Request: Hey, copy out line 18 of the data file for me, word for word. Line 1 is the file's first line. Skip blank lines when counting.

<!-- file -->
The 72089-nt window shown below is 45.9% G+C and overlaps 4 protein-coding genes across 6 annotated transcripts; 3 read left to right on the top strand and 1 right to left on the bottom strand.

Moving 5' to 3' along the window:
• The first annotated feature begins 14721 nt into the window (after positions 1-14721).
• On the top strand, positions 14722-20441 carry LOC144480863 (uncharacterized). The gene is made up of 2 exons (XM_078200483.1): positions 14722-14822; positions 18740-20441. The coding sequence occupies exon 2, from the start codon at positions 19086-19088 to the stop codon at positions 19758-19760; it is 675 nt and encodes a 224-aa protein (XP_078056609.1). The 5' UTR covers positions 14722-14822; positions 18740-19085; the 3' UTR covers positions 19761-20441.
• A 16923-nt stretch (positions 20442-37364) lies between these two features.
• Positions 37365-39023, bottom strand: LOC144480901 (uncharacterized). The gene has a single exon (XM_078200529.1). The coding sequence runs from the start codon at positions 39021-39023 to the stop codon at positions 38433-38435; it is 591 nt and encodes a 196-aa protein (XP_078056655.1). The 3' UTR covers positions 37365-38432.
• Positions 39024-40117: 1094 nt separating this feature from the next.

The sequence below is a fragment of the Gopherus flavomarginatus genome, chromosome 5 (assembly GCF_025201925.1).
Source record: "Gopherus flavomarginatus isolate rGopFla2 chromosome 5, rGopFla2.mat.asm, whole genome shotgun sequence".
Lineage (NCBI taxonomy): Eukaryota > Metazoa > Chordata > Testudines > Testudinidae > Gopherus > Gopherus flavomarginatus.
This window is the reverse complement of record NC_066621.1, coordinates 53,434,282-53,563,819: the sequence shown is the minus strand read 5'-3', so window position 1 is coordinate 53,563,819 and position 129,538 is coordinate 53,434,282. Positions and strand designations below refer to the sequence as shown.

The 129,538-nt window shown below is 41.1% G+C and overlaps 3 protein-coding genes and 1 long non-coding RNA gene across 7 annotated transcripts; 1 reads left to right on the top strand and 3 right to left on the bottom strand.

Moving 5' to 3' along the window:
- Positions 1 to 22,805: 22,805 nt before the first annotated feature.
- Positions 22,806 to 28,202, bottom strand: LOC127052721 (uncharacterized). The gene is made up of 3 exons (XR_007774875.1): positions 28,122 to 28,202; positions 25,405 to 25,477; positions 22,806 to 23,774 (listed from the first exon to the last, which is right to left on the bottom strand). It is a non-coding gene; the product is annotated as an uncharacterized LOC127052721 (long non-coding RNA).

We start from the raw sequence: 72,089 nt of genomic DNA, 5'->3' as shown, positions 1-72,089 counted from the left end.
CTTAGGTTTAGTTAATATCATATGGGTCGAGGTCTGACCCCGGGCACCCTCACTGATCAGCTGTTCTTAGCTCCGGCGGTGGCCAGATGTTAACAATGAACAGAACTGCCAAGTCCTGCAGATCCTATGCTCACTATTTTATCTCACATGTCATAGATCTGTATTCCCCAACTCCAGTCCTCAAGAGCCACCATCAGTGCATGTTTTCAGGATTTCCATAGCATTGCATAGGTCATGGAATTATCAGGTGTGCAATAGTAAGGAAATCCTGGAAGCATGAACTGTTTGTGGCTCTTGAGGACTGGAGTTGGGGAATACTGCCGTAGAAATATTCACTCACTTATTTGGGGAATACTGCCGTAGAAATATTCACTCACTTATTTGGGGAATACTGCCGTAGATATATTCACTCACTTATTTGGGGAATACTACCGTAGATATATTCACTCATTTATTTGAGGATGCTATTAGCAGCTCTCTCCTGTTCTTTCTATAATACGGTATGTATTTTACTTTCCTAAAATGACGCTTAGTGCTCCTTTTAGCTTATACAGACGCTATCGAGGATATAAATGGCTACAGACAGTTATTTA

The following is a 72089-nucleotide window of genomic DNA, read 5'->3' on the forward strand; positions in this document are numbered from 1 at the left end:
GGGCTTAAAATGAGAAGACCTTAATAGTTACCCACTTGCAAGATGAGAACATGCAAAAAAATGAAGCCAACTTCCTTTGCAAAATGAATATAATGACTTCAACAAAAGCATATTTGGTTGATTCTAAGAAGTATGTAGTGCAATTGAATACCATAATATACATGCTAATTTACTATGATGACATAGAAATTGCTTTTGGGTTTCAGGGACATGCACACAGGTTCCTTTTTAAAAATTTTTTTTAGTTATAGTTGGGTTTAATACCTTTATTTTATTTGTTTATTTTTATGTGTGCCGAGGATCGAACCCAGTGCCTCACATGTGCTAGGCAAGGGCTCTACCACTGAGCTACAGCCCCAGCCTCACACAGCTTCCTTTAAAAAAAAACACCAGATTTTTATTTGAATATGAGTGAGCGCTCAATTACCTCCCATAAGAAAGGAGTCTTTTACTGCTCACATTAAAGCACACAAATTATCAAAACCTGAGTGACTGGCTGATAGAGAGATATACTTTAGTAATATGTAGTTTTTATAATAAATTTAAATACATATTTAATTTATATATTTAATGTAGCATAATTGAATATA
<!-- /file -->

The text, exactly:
The following is a 72089-nucleotide window of genomic DNA, read 5'->3' on the forward strand; positions in this document are numbered from 1 at the left end: